Only by adopting a dynamic vision of reality we shall be able to interpret the temporary imbalances and asymmetries of our daily life as necessary fragments of a much wider picture where a universal balance is to be found. A picture, however, daily life does not show us at once. Every situation in life which appears as an obstacle today may become part of a unitary, more balanced process tomorrow. Every opposition may turn to our advantage in the course of time. This is one of the fundamental messages of the Neoplastic geometry.

Increasing multiplicity

The two horizontal lines running through the previous canvases become four in Composition with Yellow (Fig. 3):

Composition B with Double Line, Yellow and Gray, 1932, Piet Mondrian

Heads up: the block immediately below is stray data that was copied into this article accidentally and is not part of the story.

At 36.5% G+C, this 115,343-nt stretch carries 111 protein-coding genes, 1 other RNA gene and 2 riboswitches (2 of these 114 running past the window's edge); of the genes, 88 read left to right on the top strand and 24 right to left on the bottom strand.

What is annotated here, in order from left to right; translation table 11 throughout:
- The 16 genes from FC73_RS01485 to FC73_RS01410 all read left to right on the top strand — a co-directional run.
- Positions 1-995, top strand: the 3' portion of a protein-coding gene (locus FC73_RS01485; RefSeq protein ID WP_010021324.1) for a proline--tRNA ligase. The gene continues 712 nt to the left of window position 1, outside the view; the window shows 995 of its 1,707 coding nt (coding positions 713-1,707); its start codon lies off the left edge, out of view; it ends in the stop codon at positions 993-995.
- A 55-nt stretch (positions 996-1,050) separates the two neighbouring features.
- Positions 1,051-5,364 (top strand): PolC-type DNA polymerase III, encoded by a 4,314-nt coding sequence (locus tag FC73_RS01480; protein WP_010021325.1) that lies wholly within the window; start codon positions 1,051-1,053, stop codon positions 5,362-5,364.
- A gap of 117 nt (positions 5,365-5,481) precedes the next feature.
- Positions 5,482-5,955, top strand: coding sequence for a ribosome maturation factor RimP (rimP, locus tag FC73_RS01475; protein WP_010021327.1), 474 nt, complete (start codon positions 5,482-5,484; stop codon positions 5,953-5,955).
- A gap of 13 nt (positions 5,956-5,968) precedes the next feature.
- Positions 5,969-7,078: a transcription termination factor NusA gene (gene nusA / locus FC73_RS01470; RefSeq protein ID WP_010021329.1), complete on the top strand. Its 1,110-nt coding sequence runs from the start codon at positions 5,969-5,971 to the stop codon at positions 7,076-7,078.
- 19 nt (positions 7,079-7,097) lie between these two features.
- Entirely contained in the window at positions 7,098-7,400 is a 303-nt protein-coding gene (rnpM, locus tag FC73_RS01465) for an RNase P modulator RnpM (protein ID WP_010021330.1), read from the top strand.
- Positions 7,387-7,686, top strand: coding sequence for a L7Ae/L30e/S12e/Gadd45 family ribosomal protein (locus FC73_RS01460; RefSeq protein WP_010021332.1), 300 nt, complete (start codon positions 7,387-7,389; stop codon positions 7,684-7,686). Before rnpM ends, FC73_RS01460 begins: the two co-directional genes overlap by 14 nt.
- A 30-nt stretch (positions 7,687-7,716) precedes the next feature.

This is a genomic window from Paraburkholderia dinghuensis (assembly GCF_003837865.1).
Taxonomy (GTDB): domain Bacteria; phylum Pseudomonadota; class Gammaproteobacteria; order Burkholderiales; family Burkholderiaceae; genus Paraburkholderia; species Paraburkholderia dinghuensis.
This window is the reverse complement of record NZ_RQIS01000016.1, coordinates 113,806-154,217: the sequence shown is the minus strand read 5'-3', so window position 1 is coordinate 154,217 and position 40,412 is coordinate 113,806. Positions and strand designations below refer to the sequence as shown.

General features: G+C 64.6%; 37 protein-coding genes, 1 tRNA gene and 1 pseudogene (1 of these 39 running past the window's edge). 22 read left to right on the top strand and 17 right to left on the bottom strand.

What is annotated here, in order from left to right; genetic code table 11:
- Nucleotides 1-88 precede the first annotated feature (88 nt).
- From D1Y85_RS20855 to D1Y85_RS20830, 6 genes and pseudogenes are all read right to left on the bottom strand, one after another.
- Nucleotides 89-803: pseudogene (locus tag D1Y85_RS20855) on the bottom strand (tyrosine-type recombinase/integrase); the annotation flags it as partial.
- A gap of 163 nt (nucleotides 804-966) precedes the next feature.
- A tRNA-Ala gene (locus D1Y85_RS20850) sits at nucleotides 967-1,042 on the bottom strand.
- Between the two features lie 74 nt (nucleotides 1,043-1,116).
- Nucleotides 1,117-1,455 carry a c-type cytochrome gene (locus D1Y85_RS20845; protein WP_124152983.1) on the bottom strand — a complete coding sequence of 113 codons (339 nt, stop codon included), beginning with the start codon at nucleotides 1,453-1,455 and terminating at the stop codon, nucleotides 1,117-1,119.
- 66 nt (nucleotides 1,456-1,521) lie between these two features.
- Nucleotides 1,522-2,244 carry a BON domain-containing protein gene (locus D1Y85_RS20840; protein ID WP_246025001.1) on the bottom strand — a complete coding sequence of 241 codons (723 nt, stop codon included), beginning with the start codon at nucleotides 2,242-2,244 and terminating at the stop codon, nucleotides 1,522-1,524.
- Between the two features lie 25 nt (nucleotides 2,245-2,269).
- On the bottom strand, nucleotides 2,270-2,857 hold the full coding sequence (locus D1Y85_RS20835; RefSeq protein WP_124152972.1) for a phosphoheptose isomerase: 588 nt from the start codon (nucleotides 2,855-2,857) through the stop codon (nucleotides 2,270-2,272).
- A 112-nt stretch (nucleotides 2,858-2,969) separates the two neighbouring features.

Fig. 1
Composition B with Double Line, Yellow and Gray, 1932
Composition in Black and White with Double Lines, 1934, Piet Mondrian
Fig. 2
Composition in Black and White with Double Lines, 1934
Composition with Yellow, 1936, Piet Mondrian
Fig. 3
Composition with Yellow,
1936
Composition with Yellow, 1936, Piet Mondrian
Fig. 3
Composition with Yellow, 1936, Oil on Canvas, cm. 66 x 74

The field inside the square form is no longer white here but yellow and presents a vertical segment echoed by an external horizontal segment in the lower section. The square form appears in a state of unstable equilibrium between an internal vertical and an external horizontal. In this respect, one should recall that Mondrian saw the vertical as a symbol of the spiritual (inner world) and the horizontal as a sign of the natural (outer world). The linear segments seems designed to indicate the beginning of a process of interpenetration between square and lines.